Should We Build Prisons or Drug Rehab Centers?
America has been jailing people with drug problems en masse for 40+ years. This has been a widely unworkable approach to this country’s addiction crisis, proven so repeatedly by a wealth of research and study. As we continue our efforts to overcome the National Public Health Emergency that is drug addiction in America, it’s time to demand that people who are addicted to drugs and alcohol receive qualified treatment, not incarceration.
Follow the Money – How the United States Prioritizes Incarceration Over Addiction Treatment
The first indicator of a flawed approach in how the U.S. approaches addiction is revealed in a classic “follow the money” investigation. According to the Vera Institute, a random sample of 77 counties within 31 states in the 2019-2020 calendar year showed an alarming focus on remodeling and expanding existing prisons and building new prisons. In just the sample study off 77 counties, more than 70 new prisons were built or expanded in 2019.
“State corrections budgets have nearly quadrupled in the past two decades—yet the true taxpayer cost of prison reaches far beyond these numbers.”
The Vera Institute summarized its reporting by showing just how much of the public budget goes to incarceration and how those costs have increased since the war on drugs began. Quoting their summary, “State corrections budgets have nearly quadrupled in the past two decades—yet the true taxpayer cost of prison reaches far beyond these numbers. State corrections budgets often fail to reflect certain costs—such as employee benefits, capital costs, in-prison education services, or hospital care for inmates—covered by other government agencies.” The report also indicated that:
- The state prison population has grown 700% since the 1970s.
- Taxpayers spend an average of $31,286 annually to house each inmate.
- Each state spends more than $1 billion in maintaining their prisons.
A significant percentage of inmates within the penal system are there for nonviolent drug charges, often possession drug charges. (More on that later.) That indicates they have a drug problem, and they should be receiving professional drug treatment, not jail time. Yet America’s substance abuse treatment programs receive nowhere near the funding that the prison system does. An older report indicated that the U.S. spends about $11.9 billion on substance abuse treatment each year (and there are about 20 million drug addicts in the U.S.). Compare that to the more than $80 billion spent on prisons (to house about 2 million inmates in the U.S.).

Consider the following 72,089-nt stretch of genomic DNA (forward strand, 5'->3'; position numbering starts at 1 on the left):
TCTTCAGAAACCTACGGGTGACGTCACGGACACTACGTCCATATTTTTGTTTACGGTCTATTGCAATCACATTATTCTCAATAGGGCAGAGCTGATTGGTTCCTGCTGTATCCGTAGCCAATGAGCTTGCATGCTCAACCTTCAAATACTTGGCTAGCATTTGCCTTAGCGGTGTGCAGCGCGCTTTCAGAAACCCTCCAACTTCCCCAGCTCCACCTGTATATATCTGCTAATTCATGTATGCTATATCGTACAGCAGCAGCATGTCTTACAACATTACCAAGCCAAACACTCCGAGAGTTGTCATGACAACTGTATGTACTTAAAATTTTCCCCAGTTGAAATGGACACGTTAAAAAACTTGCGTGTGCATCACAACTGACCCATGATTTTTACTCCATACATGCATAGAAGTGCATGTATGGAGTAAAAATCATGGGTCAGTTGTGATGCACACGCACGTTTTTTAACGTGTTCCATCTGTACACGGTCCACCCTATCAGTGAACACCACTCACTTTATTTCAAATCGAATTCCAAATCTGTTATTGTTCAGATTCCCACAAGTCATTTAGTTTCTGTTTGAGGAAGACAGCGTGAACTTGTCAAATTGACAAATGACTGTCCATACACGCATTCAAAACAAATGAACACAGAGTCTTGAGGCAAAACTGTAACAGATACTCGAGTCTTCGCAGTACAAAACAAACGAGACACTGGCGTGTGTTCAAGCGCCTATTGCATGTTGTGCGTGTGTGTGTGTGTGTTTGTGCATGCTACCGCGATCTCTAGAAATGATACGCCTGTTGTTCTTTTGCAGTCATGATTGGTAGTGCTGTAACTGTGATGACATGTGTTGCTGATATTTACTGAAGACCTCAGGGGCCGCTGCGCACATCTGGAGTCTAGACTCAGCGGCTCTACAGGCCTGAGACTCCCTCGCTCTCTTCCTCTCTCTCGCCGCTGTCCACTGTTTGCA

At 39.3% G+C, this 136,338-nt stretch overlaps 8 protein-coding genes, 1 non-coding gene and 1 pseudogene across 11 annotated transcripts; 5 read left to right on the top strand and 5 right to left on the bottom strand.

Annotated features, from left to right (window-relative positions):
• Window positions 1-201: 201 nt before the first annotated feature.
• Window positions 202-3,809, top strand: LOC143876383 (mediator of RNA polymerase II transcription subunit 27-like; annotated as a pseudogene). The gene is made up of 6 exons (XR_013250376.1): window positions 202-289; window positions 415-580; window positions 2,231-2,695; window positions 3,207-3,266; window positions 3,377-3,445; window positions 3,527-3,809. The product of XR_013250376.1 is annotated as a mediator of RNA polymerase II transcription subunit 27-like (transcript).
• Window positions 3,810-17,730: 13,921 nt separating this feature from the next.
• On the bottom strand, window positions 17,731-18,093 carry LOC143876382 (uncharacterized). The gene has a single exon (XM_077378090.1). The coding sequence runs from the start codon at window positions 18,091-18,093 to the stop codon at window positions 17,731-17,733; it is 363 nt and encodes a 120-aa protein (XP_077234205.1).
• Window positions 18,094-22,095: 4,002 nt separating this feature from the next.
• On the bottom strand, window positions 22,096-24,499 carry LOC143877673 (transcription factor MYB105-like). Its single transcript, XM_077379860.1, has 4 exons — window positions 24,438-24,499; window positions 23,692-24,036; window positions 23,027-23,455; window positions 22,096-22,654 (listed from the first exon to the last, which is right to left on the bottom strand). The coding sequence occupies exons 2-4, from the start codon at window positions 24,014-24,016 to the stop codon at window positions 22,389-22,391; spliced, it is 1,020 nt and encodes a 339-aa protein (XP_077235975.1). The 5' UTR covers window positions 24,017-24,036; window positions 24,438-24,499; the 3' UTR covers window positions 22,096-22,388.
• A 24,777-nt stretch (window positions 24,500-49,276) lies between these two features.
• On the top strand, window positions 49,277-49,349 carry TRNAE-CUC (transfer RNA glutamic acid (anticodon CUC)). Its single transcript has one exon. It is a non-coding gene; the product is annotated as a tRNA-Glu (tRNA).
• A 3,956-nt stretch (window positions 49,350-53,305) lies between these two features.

See the disparity?
The above information reflects a seriously flawed approach, to drastically underfund addiction treatment but overfund prisons, especially when a criminalizing approach to drug addiction has shown to be almost totally ineffective in treating addiction.
Conversely, substance abuse treatment has proven to be effective in helping drug addicts overcome the crisis that is addiction. Citing a report released by the National Institute on Drug Abuse, “According to several conservative estimates, every dollar invested in addiction treatment programs yields a return of between $4 and $7 in reduced drug-related crime, criminal justice costs, and theft. When savings related to healthcare are included, total savings can exceed costs by a ratio of 12 to 1. Major savings to the individual and to society also stem from fewer interpersonal conflicts; greater workplace productivity; and fewer drug-related accidents, including overdoses and deaths.”
A Large Percentage of Those Incarcerated are in Jail for Being Addicted to Drugs
One could make the argument that the U.S. focuses too much on incarcerating people rather than helping people with the issues that led them to commit crimes in the first place. There is also abundant evidence that shows a sizable percentage of the prison population is comprised of people whose only “crime” is having a drug problem. According to the Prison Policy Initiative, about one in five people locked up is serving a drug-related offense.